9. Christian Vazquez
The one thing that clearly stands out is we have balance left- and right-handed. I have always liked David in the No. 3 hole. You know he is going to come up in the first inning. I think Hanley gives David some protection behind him. Then you start to create some protection, and we want to keep Sandoval on the left side of the plate as much as possible - so if you sandwich him in between Ramirez and Napoli, you start to have a formidable middle of the order where you're going left-right-left-right all the way through there. ...

I think what Mookie showed in the time that he was in the leadoff spot was very encouraging. His on-base skills have been consistent at every level through the minor leagues. It was the same when he came to Boston. Brock Holt is another guy that could fit into that spot when he is in the lineup on a given day.

Schilling Opens Mouth, Embarrasses Himself Once Again

Curt Schilling believes his Hall of Fame candidacy has suffered because of his conservative beliefs and statements.

In the three years he has been on the ballot, Schilling has received 38.8% (2013), 29.2% (2014), and 39.2% (2015), far below the necessary 75% for induction.

Putting aside the issue of whether Curt Schilling is a Hall of Fame pitcher, his opinion caught my ear, because I've never thought of mainstream sportswriters as flaming liberals.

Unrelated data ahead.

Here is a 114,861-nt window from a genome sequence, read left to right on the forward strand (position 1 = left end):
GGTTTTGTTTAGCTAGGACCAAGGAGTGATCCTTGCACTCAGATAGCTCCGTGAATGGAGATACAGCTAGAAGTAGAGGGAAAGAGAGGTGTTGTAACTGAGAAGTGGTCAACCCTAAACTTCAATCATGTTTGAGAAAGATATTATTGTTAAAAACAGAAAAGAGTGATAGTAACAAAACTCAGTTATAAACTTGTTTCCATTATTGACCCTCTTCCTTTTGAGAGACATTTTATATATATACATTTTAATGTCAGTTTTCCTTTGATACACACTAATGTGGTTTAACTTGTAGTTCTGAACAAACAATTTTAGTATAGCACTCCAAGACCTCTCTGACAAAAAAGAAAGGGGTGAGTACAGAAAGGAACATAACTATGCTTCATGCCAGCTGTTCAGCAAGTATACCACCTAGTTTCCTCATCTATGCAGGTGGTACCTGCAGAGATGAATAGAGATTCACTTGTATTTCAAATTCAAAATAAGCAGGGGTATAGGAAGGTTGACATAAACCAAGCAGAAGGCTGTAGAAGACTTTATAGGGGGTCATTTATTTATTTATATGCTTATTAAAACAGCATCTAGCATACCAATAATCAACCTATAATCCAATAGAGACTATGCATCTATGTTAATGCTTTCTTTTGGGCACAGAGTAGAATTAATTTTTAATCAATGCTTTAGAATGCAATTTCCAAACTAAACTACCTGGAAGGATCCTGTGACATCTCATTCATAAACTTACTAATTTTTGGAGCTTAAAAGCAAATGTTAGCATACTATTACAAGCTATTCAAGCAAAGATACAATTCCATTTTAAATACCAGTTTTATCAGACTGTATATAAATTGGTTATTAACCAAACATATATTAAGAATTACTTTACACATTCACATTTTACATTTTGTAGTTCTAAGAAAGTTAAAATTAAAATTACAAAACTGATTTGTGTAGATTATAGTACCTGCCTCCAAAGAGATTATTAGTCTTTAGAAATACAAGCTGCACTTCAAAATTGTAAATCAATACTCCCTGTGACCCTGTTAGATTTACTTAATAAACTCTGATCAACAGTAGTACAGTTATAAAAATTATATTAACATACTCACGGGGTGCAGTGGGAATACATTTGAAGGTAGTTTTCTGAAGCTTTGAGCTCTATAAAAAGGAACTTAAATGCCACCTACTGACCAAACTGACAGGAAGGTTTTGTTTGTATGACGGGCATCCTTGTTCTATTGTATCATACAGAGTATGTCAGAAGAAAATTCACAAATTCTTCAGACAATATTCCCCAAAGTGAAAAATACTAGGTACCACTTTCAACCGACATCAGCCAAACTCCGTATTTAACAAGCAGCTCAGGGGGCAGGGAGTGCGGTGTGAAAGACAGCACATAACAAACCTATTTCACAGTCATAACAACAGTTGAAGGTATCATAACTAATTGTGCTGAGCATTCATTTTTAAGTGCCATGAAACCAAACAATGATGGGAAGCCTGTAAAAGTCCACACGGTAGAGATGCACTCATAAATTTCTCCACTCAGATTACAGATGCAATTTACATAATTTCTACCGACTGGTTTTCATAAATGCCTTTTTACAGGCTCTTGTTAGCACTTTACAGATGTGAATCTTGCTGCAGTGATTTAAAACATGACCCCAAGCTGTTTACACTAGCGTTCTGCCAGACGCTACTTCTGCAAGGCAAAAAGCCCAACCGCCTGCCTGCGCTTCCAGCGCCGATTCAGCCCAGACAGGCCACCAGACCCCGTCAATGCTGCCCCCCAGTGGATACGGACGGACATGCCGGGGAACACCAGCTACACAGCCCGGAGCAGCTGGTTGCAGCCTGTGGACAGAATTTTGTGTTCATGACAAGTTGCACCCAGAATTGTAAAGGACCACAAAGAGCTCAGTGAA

Speaking on WEEI, Schilling commented on John Smoltz's strong support:
I think he got in because of [Greg] Maddux and [Tom] Glavine. I think the fact that they won 14 straight pennants. I think his "Swiss army knife versatility," which somebody said yesterday, I think he got a lot of accolades for that, I think he got a lot of recognition for that. He's a Hall of Famer. And I think the other big thing is that I think he's a Democrat and so I know that, as a Republican, that there's some people that really don't like that. ... Listen, when human beings do something, anything, there's bias and prejudice. ... I do know that there are guys who probably won't ever vote for me because of the things that I said or did. That's the way it works.